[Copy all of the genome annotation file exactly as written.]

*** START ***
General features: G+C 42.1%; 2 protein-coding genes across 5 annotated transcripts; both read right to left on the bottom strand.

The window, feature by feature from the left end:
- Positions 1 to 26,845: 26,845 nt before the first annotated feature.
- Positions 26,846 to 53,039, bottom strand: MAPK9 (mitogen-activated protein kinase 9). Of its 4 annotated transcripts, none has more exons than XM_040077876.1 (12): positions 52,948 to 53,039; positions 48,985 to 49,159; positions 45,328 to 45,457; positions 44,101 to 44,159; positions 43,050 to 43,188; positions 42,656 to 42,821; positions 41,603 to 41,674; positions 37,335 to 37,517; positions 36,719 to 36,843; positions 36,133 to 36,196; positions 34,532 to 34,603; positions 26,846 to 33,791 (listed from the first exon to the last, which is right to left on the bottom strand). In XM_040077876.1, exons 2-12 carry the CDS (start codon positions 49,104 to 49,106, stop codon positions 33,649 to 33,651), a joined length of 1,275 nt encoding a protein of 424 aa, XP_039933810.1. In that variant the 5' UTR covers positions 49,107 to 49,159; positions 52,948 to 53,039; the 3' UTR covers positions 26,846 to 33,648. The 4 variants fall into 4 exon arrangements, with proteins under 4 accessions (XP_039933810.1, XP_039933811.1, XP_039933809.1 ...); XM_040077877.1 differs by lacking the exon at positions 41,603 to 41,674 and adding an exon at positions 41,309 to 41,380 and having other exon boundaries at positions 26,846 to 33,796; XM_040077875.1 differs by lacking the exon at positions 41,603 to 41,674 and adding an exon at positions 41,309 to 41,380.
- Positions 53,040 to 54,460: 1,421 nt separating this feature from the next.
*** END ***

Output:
General features: G+C 42.1%; 2 protein-coding genes across 5 annotated transcripts; both read right to left on the bottom strand.

The window, feature by feature from the left end:
- Positions 1 to 26,845: 26,845 nt before the first annotated feature.
- Positions 26,846 to 53,039, bottom strand: MAPK9 (mitogen-activated protein kinase 9). Of its 4 annotated transcripts, none has more exons than XM_040077876.1 (12): positions 52,948 to 53,039; positions 48,985 to 49,159; positions 45,328 to 45,457; positions 44,101 to 44,159; positions 43,050 to 43,188; positions 42,656 to 42,821; positions 41,603 to 41,674; positions 37,335 to 37,517; positions 36,719 to 36,843; positions 36,133 to 36,196; positions 34,532 to 34,603; positions 26,846 to 33,791 (listed from the first exon to the last, which is right to left on the bottom strand). In XM_040077876.1, exons 2-12 carry the CDS (start codon positions 49,104 to 49,106, stop codon positions 33,649 to 33,651), a joined length of 1,275 nt encoding a protein of 424 aa, XP_039933810.1. In that variant the 5' UTR covers positions 49,107 to 49,159; positions 52,948 to 53,039; the 3' UTR covers positions 26,846 to 33,648. The 4 variants fall into 4 exon arrangements, with proteins under 4 accessions (XP_039933810.1, XP_039933811.1, XP_039933809.1 ...); XM_040077877.1 differs by lacking the exon at positions 41,603 to 41,674 and adding an exon at positions 41,309 to 41,380 and having other exon boundaries at positions 26,846 to 33,796; XM_040077875.1 differs by lacking the exon at positions 41,603 to 41,674 and adding an exon at positions 41,309 to 41,380.
- Positions 53,040 to 54,460: 1,421 nt separating this feature from the next.